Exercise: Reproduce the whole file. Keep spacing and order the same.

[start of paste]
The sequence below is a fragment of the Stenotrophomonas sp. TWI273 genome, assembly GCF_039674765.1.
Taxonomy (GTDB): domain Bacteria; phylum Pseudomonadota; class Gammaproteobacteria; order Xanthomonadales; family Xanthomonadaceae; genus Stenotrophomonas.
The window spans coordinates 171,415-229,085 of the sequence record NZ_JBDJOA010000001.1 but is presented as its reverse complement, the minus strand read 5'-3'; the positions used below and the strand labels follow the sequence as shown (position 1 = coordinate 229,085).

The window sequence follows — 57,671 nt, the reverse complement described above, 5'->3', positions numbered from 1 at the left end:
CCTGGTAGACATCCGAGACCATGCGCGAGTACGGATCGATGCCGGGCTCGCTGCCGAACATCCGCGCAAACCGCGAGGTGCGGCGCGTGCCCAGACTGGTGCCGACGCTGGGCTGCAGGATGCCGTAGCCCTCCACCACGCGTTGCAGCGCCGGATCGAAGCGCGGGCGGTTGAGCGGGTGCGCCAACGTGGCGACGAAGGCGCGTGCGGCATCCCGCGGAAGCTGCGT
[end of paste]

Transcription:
The sequence below is a fragment of the Stenotrophomonas sp. TWI273 genome, assembly GCF_039674765.1.
Taxonomy (GTDB): domain Bacteria; phylum Pseudomonadota; class Gammaproteobacteria; order Xanthomonadales; family Xanthomonadaceae; genus Stenotrophomonas.
The window spans coordinates 171,415-229,085 of the sequence record NZ_JBDJOA010000001.1 but is presented as its reverse complement, the minus strand read 5'-3'; the positions used below and the strand labels follow the sequence as shown (position 1 = coordinate 229,085).

The window sequence follows — 57,671 nt, the reverse complement described above, 5'->3', positions numbered from 1 at the left end:
CCTGGTAGACATCCGAGACCATGCGCGAGTACGGATCGATGCCGGGCTCGCTGCCGAACATCCGCGCAAACCGCGAGGTGCGGCGCGTGCCCAGACTGGTGCCGACGCTGGGCTGCAGGATGCCGTAGCCCTCCACCACGCGTTGCAGCGCCGGATCGAAGCGCGGGCGGTTGAGCGGGTGCGCCAACGTGGCGACGAAGGCGCGTGCGGCATCCCGCGGAAGCTGCGT